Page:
The other night I was bingeing Disney+ and I came across “The Sound of Music.” It’d been years since I last watched it. I remember it being a fun musical with fun songs for kids and a few boring ones for adults. (I mean, “Climb Every Mountain” was not for kids). But watching it now, as an adult, all I could think about is how romantic it is. Sure, like a lot of movies, there are a few parts that haven’t aged well, but the movie is a romance and I fell hard for it.
I went to work and told my awesome co-workers, and one of them said to me, “I’ve never seen it. I’ve never even heard of it.”
My brain exploded out of my skull.
As I was picking up the pieces of gray matter and disinfecting them, I discovered three fundamental truths at the exact same time.
No. 1: I’m older than I thought.
No. 2: I fear that “The Sound of Music” has been lost to an entire generation.
No. 3: I can’t remember what I was going to say about No. 3, which brings me to my main point. (See, my editor, how I buried the lede?)
The long and short of it is, I am a COVID long-hauler. You can look it up, because it’s kind of everywhere right now. I had the coronavirus and I have symptoms that just won’t go away, including brain fog.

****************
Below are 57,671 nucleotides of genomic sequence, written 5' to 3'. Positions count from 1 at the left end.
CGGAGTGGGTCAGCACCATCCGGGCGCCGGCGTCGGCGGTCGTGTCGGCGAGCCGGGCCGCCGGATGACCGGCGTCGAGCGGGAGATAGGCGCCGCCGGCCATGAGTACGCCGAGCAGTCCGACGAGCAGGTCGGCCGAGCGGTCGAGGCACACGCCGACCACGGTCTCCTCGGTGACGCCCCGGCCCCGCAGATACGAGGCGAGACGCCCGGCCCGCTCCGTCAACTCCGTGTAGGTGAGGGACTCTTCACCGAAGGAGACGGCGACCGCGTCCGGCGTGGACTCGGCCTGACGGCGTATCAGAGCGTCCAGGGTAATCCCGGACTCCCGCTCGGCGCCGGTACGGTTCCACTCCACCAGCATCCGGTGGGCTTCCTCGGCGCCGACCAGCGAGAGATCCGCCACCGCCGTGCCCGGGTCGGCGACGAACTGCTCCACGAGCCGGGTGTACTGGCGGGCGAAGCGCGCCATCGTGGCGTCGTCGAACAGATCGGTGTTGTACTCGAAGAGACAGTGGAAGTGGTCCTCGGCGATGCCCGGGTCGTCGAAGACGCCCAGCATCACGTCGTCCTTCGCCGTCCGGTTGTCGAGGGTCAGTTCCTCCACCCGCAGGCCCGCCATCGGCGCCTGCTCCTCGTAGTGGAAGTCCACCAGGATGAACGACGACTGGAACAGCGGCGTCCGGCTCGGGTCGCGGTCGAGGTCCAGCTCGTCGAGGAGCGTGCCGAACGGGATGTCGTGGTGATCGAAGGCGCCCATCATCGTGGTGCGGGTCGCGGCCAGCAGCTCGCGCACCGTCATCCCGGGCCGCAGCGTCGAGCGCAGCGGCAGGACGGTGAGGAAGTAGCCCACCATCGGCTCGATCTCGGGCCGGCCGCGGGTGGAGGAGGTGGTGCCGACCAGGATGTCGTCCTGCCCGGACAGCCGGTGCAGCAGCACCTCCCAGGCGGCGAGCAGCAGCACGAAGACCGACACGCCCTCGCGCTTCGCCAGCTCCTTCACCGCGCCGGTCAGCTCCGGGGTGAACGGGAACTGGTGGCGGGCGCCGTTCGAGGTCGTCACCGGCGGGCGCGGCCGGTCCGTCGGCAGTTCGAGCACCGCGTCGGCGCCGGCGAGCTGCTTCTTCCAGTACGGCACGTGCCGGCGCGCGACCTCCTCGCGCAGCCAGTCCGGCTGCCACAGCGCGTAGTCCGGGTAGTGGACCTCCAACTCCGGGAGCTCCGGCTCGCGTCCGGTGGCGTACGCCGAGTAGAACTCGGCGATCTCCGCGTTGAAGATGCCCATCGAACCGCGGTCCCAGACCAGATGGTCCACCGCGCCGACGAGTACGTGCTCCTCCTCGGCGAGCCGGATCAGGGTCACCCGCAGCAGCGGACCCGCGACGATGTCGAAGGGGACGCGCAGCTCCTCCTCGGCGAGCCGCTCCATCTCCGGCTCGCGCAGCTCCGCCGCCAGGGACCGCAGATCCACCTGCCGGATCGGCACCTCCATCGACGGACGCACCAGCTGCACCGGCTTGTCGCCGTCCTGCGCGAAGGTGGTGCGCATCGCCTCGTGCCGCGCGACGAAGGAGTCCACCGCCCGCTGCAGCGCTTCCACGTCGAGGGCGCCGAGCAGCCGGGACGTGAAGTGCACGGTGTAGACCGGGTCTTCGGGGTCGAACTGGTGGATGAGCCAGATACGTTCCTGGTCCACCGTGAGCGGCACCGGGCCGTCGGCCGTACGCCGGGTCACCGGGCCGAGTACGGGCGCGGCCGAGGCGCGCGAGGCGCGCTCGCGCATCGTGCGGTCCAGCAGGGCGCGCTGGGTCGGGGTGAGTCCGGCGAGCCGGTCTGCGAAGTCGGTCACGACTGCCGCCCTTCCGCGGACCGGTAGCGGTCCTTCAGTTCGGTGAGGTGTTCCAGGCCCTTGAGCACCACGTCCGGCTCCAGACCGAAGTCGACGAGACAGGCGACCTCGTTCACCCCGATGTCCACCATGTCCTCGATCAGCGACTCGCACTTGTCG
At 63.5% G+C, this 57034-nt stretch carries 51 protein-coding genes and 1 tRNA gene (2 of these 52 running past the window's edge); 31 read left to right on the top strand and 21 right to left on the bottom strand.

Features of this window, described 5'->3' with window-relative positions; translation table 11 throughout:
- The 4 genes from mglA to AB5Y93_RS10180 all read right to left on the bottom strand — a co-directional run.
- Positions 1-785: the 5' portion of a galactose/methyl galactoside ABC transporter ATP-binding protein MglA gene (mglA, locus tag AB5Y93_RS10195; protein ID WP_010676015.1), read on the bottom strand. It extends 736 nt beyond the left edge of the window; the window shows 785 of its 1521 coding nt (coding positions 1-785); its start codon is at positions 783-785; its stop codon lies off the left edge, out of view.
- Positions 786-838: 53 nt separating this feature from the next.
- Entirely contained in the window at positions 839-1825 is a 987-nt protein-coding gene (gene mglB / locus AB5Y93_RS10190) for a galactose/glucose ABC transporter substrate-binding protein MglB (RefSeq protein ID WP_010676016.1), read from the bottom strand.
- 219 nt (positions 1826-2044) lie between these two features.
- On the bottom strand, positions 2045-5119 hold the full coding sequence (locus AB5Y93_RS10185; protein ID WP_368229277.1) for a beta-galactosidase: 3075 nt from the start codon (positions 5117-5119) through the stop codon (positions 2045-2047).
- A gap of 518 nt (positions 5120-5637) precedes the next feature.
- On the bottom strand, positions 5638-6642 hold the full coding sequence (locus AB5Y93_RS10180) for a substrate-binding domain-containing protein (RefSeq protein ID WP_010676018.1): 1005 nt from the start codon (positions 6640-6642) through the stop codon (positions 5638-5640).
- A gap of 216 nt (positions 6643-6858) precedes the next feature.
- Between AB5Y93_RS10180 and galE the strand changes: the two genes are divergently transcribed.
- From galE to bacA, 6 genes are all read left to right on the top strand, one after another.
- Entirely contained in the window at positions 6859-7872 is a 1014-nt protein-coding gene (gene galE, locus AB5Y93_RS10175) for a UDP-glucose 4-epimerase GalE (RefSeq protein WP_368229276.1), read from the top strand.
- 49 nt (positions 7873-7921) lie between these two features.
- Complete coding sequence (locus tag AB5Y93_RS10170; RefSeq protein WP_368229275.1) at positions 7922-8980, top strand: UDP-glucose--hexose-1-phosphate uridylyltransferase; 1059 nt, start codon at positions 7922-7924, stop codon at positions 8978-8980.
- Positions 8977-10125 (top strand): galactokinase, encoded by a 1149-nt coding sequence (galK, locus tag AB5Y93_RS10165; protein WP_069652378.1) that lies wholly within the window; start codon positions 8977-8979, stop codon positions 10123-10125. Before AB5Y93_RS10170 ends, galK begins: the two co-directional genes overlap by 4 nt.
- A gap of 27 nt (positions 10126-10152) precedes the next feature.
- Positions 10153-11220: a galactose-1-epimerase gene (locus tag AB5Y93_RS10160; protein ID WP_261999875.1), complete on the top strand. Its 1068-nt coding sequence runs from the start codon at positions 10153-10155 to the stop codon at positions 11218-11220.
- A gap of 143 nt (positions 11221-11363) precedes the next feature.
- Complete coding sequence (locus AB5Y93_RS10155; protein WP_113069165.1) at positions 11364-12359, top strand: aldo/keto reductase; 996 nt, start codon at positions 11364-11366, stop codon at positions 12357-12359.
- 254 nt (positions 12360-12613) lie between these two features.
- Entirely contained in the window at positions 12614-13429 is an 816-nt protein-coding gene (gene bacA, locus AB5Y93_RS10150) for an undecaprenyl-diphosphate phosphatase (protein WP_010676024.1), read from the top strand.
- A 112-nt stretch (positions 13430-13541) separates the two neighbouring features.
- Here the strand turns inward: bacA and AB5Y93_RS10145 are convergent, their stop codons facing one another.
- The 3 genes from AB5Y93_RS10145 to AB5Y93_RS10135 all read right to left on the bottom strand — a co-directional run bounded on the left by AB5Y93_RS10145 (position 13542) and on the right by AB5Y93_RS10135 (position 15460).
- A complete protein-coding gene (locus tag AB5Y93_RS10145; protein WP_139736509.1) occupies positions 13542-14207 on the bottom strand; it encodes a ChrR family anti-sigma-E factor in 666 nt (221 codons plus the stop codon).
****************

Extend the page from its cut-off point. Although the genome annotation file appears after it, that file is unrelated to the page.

Only a few friends know this about me, but it’s taken over so much of my life that it became hard to write a column about myself that didn’t include this massive thing.
So, I decided to pull a Fraulein Maria and focus on the good stuff. Please read this to the tune of “My Favorite Things.” (And if you don’t know that tune then go. Watch. “The Sound of Music”!)
A steamer with caramel and soft puppy paws
Writing and reading and hearing applause
Homegrown tomatoes and Irish Claddagh rings,
These are a few of my favorite things.
(And now I dance and make some clothes out of drapery for a few bars.)
The sound of my keyboard when I’m really going
The first lilac blooming and the first sign of snowing
Well, never mind about the first sign of snow,
Because shoveling sucks and my teenager is lazy
(I dances as if those last two lines really do rhyme.)
But, when the BRAIN FOGS
When the fever spikes
When I’m feeling crappy
I try to remember my favorite things,
And then I don’t feeeeeeeeeel so crappy.
(You thought I was going to take the easy way out and rhyme “crappy” with “happy,” right?)
Anyway, my fellow long-haulers (and there are a ton of them), I feel you. From the blank stares we receive as we tell our family we’re going to the hospital for the fifth time in three months (that’s true) or the well-intended but old “Just cheer up!” and “Here, drink this tea, it works miracles,” and “I dunno, Clorox?” when you say something like, “What do you want to drink,” after all of that…
We’re forgetting words like egregious and penultimate and house and cat.
And we’re… supporting each other,
And what was I saying?
Oh yeah. Did I mention brain fog?
Brodi Ashton is a New York Times best-selling author who lives in the Salt Lake City area. She’s also an occasional columnist for The Salt Lake Tribune.